The Stroumboulopouli

The Stroumboulopouli

The place to get the latest news on what’s coming up on #Gtonight. Find out what Canada’s boyfriend is up to. Share stories, pictures, favourite tv and radio episodes.

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Sunday, April 15, 2007

June Callwood - About Cancer, Death and Her Outlook on Life

Recently, The Hour aired June Callwood's last interview. She was a journalist, humanitarian, social activist and she died on Saturday, April 14th. She was 82 and had been dealing with inoperable cancer since 2004. You can read a news item about her life and accomplishments from the CBC here and her Wikipedia article here.

George's interview with June resonated strongly with many viewers. They spoke about her experiences with cancer, her outlook on life and death, and her marriage. I thought I would take the time to write down a few of my thoughts on this interview and how it made me think about my own experiences with cancer and death. Please feel free to share your own experiences and reflections in the comments.

First, some background. When I was 19 my father was diagnosed with colon cancer which had spread to his lymphatic system. He was 49. He had surgery and then chemotherapy. He went into remission for about a year and then the cancer returned. It spread to his liver as colon cancer often does. He did various chemotherapy treatments, he fought hard, but then there came the point where there were no more drugs they could give him. He died on November 25th, 1995 at the age of 54.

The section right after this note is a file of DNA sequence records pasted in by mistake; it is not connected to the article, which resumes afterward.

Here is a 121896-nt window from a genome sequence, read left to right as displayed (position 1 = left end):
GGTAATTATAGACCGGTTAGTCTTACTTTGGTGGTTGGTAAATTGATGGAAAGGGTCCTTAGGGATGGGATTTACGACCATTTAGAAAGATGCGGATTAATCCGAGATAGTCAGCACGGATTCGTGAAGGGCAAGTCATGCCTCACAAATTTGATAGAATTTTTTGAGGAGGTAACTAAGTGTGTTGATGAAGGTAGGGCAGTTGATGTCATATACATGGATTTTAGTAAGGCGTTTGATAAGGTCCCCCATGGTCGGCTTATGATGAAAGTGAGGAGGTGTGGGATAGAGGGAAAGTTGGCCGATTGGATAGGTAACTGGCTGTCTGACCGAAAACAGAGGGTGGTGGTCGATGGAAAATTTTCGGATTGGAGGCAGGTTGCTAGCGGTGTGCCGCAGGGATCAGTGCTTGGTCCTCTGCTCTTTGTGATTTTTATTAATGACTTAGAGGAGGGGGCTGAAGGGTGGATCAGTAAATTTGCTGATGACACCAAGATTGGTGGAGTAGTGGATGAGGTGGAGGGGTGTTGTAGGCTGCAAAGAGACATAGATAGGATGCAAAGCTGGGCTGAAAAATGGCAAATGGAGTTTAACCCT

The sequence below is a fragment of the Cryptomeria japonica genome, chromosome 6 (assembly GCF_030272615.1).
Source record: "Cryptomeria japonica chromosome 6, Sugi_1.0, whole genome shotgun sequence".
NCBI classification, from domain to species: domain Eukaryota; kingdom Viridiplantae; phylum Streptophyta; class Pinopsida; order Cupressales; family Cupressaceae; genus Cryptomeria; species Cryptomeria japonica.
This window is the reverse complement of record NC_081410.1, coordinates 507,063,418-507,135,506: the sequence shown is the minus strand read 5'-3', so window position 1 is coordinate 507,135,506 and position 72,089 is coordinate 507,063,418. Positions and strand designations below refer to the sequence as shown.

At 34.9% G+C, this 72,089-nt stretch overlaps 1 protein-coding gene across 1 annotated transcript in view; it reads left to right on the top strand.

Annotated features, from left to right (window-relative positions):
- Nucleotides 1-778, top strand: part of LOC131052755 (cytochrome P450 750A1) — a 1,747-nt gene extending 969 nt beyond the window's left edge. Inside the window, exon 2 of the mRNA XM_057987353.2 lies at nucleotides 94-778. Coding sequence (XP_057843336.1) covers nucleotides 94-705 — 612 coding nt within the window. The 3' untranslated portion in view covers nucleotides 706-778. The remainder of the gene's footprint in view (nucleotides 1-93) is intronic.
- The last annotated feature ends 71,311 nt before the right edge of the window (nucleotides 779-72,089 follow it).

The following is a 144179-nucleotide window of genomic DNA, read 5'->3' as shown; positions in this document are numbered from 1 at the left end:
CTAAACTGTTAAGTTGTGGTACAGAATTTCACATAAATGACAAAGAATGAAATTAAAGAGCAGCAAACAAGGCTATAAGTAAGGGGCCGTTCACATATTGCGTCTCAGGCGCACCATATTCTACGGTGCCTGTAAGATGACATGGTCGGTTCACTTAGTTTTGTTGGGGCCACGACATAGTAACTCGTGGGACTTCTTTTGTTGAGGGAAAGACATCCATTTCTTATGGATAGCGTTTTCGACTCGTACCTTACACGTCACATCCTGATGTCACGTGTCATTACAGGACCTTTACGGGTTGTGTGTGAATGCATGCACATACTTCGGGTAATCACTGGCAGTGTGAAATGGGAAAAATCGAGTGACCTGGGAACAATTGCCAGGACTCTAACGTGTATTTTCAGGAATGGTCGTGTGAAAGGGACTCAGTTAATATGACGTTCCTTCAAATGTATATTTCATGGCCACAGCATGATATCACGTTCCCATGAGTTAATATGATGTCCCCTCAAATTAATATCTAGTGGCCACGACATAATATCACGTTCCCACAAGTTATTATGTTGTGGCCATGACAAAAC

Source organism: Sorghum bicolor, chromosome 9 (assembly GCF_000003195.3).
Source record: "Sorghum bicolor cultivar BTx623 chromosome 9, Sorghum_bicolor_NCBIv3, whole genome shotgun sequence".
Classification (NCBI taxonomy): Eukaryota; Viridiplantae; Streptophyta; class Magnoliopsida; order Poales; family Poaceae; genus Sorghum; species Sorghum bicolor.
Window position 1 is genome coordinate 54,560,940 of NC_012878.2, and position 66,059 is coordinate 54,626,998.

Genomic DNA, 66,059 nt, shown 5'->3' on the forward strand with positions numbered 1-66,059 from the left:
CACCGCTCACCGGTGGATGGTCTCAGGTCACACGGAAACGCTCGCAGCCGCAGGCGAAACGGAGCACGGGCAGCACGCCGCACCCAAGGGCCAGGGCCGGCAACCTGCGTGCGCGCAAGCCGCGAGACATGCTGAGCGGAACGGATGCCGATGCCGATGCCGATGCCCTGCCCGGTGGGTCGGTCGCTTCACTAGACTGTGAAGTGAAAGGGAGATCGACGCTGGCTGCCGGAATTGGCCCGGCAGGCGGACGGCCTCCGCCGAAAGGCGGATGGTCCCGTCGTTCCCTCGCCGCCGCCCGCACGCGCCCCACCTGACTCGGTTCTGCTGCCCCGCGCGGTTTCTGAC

As I listened to June talk with George I was reminded of what my family dealt with as my father had cancer and ultimately died because of it. I thought about the relationship I had with my father and how I wish I had more 'deep' conversations with him. We did talk, but I was just entering my adult years, not even considering myself to be an actual adult. I was busy with trying to keep it together, paying my rent, getting an education, figuring out how to be in a meaningful romantic relationship. When we spent time together we spoke about my life more often than his. I think that was important to him - to know how I was and that I would be OK.

Sometimes though we did talk about his cancer ,and much like June and her statement about her body "I'm a mess", his attitude was a mix of honesty, humour, and frustration. About his actual death though, he was less candid with me. I think he was trying to protect me. I do know he spoke about it with others. I think for many speaking to a stranger about your own imminent death is different, easier than speaking to your own family about it. I think that may have played a role in why the June-George interview was so compelling.

I find it interesting to see how different people handle their own mortality. I think part of it comes down to personality and temperament and part of it comes down to your age and life experiences. I used to think that when I was faced with death I would be accepting. That all changed when I was 30 and I came down with a mysterious and rare autoimmune disorder. I was near death as the doctors tried to figure out what I had. I was scared and definitely did not want to die. What is great in theory is not so great in reality. I was humbled.